“There is no current comparable, non-invasive method for detecting disease. All other approaches involve taking a sample of blood, urine or saliva. The opportunity that this presents is, ultimately, an Internet of Things-type approach to health monitoring. With rapid detection, we could respond to outbreaks much quicker than we can now, and by harnessing and interrogating the data, we can even predict future outbreaks.”

Luring and controlling pests

The other key product development area is in the exploitation of odour to lure and control pests.

Following the initial soft launch of its BugScents™ bed bug lure in 2021, the team plans to launch an accompanying trap in 2023 that will offer a complete remote monitoring solution for rapid detection of bed bug infestations, including for hotels.
The system incorporates their sensor technology, providing a SMART monitoring solution that detects when a bed bug has been captured, sends an alert, so swift action can be taken to prevent an infestation.

Similar novel control products are also in development for other pests, including mosquitoes. With more than half the world’s population at risk of dengue, this more sophisticated approach to pest management has huge potential global health benefits.

Partnership-driven growth

Whilst its contract research business unit has always been self-funding, Arctech Innovation has also benefited from grant funding and investment to develop their own innovative products.

They have received funding from UKRI’s Biotechnology and Biological Sciences Research Council (BBSRC), several grants from Innovate UK, and an EU grant, as well as funding from the Bill and Melinda Gates Foundation. They’re also currently part of the FIND Accelerator Programme for novel diagnostics, which James says has helped speed up the development of their sensor technology, through access to field sites, samples and a potential route to market.

Angel investors have supported the business since its Vecotech days, but now they are launching a Series A round of investment to accelerate their next phase of growth and innovation, with details to be announced soon.

To support their upcoming investment round, they are working with MedCity to make connections via the MedCity Investment Hub. This follows support they received from MedCity to identify lab space at Londoneast-uk Business & Technical Park, where their facilities have been located since last year.

“Staying in London was important to us for many reasons, not least for access to London-based talent, partners and investors. But when we started looking for space, it was nearly impossible to find. We were put in touch with MedCity via the Deputy Mayor and the Mayor of London’s office, and the support we had to find space and go through the whole process was really useful. Londoneast-UK has been great for us – it’s more affordable than Central London, but we’re still part of the hub, with easy access to everything London offers.”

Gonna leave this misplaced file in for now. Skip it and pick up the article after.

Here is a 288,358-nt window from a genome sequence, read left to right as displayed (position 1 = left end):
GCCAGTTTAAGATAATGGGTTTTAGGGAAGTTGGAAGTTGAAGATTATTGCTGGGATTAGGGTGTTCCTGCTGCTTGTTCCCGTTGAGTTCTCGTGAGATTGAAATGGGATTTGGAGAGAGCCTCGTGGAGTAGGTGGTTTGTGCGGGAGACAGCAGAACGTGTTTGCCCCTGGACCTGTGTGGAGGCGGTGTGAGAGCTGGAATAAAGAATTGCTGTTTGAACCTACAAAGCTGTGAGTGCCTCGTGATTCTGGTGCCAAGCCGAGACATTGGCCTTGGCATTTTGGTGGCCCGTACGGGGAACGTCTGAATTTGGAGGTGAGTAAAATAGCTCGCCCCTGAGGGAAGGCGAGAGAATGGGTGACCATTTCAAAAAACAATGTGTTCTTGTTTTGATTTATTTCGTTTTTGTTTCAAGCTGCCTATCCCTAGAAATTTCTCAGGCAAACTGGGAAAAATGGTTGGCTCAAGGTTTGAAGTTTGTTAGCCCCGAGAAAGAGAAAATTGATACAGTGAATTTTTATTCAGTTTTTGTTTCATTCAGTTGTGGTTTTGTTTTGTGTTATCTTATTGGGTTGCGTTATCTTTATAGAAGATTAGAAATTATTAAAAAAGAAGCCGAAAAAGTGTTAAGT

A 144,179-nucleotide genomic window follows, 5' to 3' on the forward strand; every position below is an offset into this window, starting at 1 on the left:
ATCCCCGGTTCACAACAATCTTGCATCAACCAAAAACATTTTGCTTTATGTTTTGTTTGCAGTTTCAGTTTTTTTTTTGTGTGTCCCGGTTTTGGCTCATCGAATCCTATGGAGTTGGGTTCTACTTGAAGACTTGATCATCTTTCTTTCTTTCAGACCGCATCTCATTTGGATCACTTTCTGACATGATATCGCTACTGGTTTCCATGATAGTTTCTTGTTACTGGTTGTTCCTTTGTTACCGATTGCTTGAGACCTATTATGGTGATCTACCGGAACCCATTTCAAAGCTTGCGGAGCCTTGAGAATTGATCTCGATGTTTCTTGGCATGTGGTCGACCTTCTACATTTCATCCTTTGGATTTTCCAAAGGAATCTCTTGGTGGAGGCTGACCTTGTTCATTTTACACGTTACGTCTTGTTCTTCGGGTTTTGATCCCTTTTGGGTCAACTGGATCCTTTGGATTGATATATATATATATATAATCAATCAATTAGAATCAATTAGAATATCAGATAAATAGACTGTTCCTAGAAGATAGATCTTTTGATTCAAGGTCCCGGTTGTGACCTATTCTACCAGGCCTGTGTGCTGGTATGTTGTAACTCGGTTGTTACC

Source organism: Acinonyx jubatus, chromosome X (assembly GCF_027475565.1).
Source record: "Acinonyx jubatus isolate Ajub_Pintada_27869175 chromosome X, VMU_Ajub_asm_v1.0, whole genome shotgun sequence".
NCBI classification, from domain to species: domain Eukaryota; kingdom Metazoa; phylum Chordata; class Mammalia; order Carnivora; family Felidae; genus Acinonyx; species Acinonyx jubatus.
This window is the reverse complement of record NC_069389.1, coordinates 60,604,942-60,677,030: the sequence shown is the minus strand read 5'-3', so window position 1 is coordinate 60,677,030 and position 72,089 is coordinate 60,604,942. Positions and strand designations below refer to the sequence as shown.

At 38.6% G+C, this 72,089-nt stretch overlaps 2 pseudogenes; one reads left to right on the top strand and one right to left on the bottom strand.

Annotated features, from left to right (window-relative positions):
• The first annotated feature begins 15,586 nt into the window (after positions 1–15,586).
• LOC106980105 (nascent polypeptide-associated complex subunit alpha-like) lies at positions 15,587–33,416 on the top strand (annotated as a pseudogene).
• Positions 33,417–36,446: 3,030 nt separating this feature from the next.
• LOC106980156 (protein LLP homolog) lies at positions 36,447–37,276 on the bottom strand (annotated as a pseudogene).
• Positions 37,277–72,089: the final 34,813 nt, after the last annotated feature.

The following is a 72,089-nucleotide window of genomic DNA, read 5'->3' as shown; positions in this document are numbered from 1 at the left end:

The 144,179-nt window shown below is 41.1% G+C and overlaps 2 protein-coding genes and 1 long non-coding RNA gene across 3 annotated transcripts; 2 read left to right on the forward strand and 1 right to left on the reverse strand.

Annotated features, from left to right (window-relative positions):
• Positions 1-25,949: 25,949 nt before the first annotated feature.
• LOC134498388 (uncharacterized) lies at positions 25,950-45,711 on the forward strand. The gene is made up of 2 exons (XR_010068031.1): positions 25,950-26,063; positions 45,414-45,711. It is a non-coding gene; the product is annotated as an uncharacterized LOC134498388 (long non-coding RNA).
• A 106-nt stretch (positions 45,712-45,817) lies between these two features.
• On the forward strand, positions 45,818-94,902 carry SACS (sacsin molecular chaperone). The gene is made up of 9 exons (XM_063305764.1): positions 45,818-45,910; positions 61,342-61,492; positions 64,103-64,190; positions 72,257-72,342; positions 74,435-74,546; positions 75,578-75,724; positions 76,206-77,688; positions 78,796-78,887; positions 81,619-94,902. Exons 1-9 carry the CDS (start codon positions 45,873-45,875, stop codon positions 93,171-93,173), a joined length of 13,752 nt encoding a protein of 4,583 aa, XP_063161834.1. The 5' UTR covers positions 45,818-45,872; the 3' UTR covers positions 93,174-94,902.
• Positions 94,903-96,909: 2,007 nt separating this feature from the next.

James also credits earlier development programmes for some of his ease with straddling both academia and industry:

“Going back to when I completed my PhD, I took part in The Biotechnology Young Entrepreneurs Scheme (YES), run by UKRI. That was hugely valuable for learning about business, startups and commercialisation. As a young academic at the time, it gave me the confidence in writing business plans and recognising commercial opportunities. I’ve learned a lot over the last 13 years on the job, leading a business, and I think it goes to show that, with the right encouragement and support, people who start in academia can be successful in business.”

A paradigm-shifting vision

With their pipeline of product launches, it’s looking set to be a busy few years ahead for Arctech Innovation. But James has his eye on a much bigger prize in the longer term:

“We live in a bug’s world. For every one of us, there’s around 500 million of them. We know that the next pandemic is likely to be an insect-borne disease, and we need better ways to be prepared for that. Insects and diseases are adapting to existing approaches like toxic chemicals and drugs – so we’ve seen progress on malaria going into reverse and dengue on the rise. Our vision for bringing together artificial intelligence with the genius of nature is a completely new approach. The ultimate aim is to establish a worldwide web of wearable devices that will allow us to predict, prevent and manage disease outbreaks. We want to create a new paradigm in public health monitoring: rapid, real-time, and accessible to everyone, everywhere.”